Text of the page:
Eran Riklis' <i>Zaytoun</i>: A Much Needed Lesson in Peace at TIFF 2012

Filmmaker Eran Riklis admits that while "films can't change the world, they can make you think." At a moment when we are wondering just what people are capable of when enraged by a YouTube video,is the antidote to the poison of violence.
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I believe in the undeniable magic of the movies, but also in the subliminal power of films to change the world. Thankfully, I found out at this year's Toronto International Film Festival that I'm not alone in thinking that cinema with a conscience can transform the environment we live in and affect lives. Filmmaker Eran Riklis, whose touching narrative Zaytoun enjoyed its world premiere this past Sunday at TIFF, says he likes to make films that "take away the rage and make us rethink and reconsider." He also admits that while "films can't change the world, they can make you think." At a moment when we are wondering just what people are capable of when enraged by a YouTube video, Zaytoun is the antidote to the poison of violence.

Zaytoun is -- and I quote Toronto Film Fest programmer Jane Schoettle who introduced Sunday's screening at the TIFF Bell Lightbox theater -- "a programmer's dream" come true. It seamlessly blends humanity with the brutality of war, while also bringing an unusually bright approach to its dark subject, the seemingly unsolvable Palestinian Israeli conflict.

A few years ago, while writing about another film taking place in the region, I received a comment from a reader pointing out that "one can only be for Israel or against it." It is a statement that has always stayed with me, because it points out the distinct black and white, "us against them" lines that we tend to draw around ourselves, believing life should be lived within them. But Riklis is one of the few filmmakers, and perhaps one of a choice group of human beings who believes that life is lived in shades of grey, and therefore makes films that insightfully depict those nuances of reality. Even his choice of a lead actor, the brilliantly understated Stephen Dorff, confirms his credo.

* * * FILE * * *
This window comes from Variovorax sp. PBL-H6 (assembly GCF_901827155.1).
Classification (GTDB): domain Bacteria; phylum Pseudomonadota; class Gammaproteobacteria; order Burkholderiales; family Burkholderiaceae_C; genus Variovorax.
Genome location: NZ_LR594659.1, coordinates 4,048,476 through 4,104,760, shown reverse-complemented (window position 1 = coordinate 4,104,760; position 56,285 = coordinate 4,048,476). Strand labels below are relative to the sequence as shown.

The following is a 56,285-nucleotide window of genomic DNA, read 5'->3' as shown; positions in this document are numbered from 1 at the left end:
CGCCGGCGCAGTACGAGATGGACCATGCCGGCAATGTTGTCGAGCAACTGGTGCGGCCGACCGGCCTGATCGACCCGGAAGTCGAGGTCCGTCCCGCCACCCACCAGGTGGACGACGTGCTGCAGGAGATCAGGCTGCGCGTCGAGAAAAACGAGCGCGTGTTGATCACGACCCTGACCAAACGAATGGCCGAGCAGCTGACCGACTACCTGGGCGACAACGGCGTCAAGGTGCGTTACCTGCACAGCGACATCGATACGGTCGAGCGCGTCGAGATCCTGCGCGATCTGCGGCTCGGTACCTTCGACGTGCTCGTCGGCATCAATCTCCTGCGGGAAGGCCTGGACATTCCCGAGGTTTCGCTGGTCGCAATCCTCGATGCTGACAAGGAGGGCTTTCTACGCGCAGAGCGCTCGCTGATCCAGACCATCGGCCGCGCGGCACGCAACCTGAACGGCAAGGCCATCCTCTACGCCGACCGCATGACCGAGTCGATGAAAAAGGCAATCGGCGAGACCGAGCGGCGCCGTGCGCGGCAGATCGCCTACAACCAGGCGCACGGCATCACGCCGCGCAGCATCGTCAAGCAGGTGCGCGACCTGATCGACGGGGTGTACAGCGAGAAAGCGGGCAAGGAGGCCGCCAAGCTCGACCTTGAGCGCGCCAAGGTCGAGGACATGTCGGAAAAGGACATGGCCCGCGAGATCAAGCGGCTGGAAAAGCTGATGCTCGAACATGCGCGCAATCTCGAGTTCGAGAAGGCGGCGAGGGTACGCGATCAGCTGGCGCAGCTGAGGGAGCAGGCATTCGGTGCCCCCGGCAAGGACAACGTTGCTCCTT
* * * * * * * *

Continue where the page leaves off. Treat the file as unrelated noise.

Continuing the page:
The story of Zaytoun is a buddy road movie of sorts. Israeli fighter pilot Yoni parachutes himself out of his crashing plane, into the hands of Palestinian rebels in Beirut. It is Lebanon in the months leading up to the 1982 war between Israel and Lebanon, when the PLO had set up headquarters in the country and many Palestinians had escaped there, unwelcome and living in camps. The rebels assign the task of safeguarding this precious hostage to a group of Palestinian children, and their dog Churchill. Within the group, young Fahed (self-nicknamed Zico, after his favorite soccer player) is the most aggressive towards Yoni, yet out of mutual desperation the two become unlikely allies in their effort to escape Beirut and return "home." While Yoni's pregnant wife and his colleagues eagerly await him, what Fahed can return to is a completely different place from the country his father and grandfather grew up in. And yet Zaytoun is a film that proves that one can go home again, can find the roots of the past, even if those may turn out to be within ourselves.

Riklis recreates 1980s Beirut in Israel for the film and its authenticity is poetic. From the painted portraits of PLO leader Arafat on the walls of the camp, to the street graffiti that read "Welcome To Hell," he offers an insight into a world some of us may have thought past, but which is only too frighteningly true these days. While we walk the narrow edge between war and peace in the Middle East, Zaytoun offers a haunting view in, complete with the human, emotional casualties we hardly find featured on the news.

The film is punctuated by some outstanding performances, like Dorff's of course, who easily shifts from absolutely lovable to weirdly seedy, but also his co-star Abdallah El Akal who plays Fahed with the métier of an actor well beyond his youth. There is Loai Nofi as the hilarious taxi driver Aboudi and Palestinian actor Ali Suliman plays a Syrian soldier in a short but wonderfully important cameo.

Of course, a film cannot exist without a great script and it took first time screenwriter Nader Rizq nearly 20 years to realize his project. But with the help of visionary producers Gareth Unwin (whose Bedlam Productions brought audiences Oscar winner The King's Speech) and Fred Ritzenberg, Rizq explores a world where our need for survival finally outwits our need for control. And the fact that a film based on a story by a Palestinian writer has been selected for the upcoming UK Jewish Film Festival in November says it all.

Zaytoun plays through Sunday Sept. 16th at TIFF and I hope with every inch of my heart that the film will be coming to a screen near all of us very soon.

Top image courtesy of TIFF, used with permission

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